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Mol Syst Biol. 2017 Mar 20;13(3):919. doi: 10.15252/msb.20167058.

Mechanism for microbial population collapse in a fluctuating resource environment.

Author information

1
Institute for Systems Biology, Seattle, WA, USA.
2
Civil and Environmental Engineering, University of Washington, Seattle, WA, USA.
3
Biological Sciences, University of Washington Bothell, Bothell, WA, USA.
4
Earth and Space Sciences, University of Washington, Seattle, WA, USA.
5
Department of Biochemistry, University of Missouri, Columbia, MO, USA.
6
Institute for Systems Biology, Seattle, WA, USA nbaliga@systemsbiology.org.

Abstract

Managing trade-offs through gene regulation is believed to confer resilience to a microbial community in a fluctuating resource environment. To investigate this hypothesis, we imposed a fluctuating environment that required the sulfate-reducer Desulfovibrio vulgaris to undergo repeated ecologically relevant shifts between retaining metabolic independence (active capacity for sulfate respiration) and becoming metabolically specialized to a mutualistic association with the hydrogen-consuming Methanococcus maripaludis Strikingly, the microbial community became progressively less proficient at restoring the environmentally relevant physiological state after each perturbation and most cultures collapsed within 3-7 shifts. Counterintuitively, the collapse phenomenon was prevented by a single regulatory mutation. We have characterized the mechanism for collapse by conducting RNA-seq analysis, proteomics, microcalorimetry, and single-cell transcriptome analysis. We demonstrate that the collapse was caused by conditional gene regulation, which drove precipitous decline in intracellular abundance of essential transcripts and proteins, imposing greater energetic burden of regulation to restore function in a fluctuating environment.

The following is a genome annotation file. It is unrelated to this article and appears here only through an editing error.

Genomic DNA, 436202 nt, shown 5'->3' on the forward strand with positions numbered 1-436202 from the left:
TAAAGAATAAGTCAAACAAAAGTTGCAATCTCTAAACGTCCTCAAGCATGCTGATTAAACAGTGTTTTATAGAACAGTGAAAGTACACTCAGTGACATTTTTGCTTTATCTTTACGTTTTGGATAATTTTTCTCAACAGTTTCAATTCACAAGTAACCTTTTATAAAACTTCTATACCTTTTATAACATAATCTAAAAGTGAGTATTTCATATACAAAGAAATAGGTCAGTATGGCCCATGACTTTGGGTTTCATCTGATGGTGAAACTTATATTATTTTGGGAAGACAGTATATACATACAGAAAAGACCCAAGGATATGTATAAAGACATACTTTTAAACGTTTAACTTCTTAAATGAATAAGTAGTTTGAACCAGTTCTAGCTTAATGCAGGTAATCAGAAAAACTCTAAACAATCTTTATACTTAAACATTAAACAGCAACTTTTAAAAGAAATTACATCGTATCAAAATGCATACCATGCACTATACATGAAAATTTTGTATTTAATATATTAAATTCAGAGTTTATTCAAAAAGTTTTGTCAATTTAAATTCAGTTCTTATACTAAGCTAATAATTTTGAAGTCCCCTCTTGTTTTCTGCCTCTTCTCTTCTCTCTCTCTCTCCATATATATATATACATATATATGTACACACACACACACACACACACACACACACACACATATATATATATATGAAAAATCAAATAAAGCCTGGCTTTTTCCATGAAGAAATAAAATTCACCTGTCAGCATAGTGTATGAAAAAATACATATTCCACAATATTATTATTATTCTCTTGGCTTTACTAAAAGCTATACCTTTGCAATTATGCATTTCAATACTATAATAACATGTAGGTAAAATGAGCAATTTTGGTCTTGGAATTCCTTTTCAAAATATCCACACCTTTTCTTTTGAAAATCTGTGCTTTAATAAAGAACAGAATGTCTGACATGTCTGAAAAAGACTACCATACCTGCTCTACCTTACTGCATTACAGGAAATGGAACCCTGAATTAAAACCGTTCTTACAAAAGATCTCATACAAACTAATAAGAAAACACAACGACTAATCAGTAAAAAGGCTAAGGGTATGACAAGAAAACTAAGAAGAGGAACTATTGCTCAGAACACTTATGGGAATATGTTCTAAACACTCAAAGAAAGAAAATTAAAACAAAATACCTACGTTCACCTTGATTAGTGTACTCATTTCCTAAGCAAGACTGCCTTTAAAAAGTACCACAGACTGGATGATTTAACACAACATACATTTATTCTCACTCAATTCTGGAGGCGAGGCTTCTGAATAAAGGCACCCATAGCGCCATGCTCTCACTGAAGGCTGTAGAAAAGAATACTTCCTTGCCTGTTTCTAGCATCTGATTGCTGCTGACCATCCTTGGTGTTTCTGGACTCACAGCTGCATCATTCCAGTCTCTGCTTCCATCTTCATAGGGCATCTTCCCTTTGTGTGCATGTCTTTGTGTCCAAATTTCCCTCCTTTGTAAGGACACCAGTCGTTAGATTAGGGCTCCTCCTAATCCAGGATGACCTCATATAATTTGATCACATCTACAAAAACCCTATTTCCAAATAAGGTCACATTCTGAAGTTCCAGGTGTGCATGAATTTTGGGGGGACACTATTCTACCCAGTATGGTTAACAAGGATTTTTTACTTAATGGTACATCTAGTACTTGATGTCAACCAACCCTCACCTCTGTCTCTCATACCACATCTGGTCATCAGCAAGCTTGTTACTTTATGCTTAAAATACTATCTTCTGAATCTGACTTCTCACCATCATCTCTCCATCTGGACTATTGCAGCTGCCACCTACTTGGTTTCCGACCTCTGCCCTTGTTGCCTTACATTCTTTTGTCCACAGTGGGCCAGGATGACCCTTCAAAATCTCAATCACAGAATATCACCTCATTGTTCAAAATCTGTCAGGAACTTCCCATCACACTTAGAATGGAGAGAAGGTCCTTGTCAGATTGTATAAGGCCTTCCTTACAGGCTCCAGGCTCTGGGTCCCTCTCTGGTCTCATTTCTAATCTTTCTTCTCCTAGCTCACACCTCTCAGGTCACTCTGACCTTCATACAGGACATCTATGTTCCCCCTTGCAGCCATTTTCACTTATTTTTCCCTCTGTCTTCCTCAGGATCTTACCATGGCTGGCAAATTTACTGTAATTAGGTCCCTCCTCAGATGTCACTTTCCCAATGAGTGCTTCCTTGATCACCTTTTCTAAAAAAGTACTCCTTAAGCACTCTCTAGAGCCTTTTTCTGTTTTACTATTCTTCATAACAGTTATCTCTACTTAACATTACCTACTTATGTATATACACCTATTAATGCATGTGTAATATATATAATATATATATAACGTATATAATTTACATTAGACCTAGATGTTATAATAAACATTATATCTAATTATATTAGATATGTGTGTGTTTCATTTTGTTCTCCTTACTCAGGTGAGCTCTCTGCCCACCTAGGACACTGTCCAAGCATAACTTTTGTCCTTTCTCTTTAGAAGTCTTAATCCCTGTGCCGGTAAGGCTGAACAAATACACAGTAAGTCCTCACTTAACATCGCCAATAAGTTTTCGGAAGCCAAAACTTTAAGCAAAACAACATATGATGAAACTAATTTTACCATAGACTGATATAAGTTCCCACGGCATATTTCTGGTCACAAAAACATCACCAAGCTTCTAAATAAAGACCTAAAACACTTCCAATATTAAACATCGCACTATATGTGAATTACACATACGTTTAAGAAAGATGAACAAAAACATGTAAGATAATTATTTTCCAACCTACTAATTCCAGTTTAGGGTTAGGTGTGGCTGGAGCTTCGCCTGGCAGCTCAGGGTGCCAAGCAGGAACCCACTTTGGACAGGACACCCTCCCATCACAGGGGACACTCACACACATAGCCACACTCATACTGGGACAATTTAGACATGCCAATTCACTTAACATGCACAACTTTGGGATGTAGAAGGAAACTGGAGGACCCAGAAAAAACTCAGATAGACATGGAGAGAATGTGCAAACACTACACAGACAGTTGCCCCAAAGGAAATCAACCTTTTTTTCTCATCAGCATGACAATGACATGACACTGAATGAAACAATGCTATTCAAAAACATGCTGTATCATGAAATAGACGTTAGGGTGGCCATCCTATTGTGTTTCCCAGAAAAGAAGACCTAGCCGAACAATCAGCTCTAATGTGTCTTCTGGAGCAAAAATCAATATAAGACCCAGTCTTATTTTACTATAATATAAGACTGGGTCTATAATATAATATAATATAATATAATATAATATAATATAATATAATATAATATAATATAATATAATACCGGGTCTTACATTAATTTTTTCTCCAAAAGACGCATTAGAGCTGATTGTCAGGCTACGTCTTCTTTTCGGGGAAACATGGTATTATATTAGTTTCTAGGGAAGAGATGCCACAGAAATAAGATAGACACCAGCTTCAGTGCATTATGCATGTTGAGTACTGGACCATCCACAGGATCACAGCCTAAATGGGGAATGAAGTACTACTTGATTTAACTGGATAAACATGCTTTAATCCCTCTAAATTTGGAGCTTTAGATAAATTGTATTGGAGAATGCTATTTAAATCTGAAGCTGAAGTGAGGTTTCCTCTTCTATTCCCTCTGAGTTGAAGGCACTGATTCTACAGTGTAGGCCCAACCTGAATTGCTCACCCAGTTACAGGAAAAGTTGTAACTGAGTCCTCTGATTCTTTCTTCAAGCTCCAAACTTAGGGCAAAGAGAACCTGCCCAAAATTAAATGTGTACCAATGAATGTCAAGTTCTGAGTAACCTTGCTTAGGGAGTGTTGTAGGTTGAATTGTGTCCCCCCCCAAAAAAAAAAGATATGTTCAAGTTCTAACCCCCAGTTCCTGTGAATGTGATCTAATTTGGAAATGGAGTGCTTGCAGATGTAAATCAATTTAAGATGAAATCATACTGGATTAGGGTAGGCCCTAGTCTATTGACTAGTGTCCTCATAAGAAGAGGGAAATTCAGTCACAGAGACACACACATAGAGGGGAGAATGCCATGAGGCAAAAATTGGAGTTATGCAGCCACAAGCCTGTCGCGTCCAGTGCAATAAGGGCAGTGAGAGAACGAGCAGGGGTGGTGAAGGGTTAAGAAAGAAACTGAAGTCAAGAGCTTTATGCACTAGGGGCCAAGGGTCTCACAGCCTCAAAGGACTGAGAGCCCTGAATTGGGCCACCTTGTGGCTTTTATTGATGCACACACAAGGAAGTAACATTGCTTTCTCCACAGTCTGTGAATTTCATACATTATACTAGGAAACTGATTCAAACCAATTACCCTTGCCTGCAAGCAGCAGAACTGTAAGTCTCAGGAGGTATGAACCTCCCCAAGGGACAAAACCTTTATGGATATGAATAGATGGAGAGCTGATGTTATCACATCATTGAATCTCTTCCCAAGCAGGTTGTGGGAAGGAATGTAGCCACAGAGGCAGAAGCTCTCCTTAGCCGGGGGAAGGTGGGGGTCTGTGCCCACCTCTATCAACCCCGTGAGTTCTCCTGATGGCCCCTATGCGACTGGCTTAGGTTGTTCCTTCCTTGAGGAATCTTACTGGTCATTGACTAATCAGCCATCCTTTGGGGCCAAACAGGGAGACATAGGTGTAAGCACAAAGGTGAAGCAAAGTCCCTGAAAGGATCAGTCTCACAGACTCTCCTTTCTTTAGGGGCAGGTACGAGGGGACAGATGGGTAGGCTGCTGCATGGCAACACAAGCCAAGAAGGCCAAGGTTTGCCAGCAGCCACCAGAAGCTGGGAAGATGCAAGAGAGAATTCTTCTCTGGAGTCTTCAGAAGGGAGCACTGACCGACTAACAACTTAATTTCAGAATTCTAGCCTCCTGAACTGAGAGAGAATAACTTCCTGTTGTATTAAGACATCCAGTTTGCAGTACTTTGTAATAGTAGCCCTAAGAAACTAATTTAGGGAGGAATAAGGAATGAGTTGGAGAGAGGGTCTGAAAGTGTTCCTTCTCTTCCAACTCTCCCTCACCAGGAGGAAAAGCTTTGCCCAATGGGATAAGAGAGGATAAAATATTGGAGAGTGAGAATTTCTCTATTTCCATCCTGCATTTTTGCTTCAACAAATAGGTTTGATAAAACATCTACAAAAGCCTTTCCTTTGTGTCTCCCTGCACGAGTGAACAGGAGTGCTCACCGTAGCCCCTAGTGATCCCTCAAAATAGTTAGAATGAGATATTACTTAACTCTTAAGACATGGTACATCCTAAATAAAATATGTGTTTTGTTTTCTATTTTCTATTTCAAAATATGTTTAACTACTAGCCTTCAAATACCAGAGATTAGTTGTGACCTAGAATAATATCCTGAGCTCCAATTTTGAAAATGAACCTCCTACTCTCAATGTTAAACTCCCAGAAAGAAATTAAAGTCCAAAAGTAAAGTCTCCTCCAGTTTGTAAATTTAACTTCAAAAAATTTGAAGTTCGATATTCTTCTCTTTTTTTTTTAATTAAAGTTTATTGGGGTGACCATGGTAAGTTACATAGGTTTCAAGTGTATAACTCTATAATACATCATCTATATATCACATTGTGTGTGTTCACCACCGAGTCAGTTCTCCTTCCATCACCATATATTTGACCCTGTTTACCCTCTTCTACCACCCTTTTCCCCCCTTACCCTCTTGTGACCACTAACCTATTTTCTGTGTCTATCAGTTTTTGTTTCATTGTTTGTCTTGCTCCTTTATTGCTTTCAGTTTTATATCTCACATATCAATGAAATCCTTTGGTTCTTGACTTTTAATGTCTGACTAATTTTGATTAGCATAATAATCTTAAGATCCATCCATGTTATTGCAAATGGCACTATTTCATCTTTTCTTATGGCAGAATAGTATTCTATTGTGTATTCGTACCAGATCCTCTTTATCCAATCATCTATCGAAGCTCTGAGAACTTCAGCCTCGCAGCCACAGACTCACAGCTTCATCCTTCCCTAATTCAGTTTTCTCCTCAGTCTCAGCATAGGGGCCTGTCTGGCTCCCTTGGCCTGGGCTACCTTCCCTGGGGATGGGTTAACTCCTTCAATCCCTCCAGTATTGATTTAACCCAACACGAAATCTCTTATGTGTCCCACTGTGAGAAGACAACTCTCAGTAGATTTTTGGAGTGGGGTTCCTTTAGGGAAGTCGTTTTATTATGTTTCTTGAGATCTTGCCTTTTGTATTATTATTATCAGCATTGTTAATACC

KEYWORDS:

fluctuating resource environment; microbial population collapse; regulation; resilience; syntrophy

PMID:
28320772
PMCID:
PMC5371734
DOI:
10.15252/msb.20167058
[Indexed for MEDLINE]
Free PMC Article

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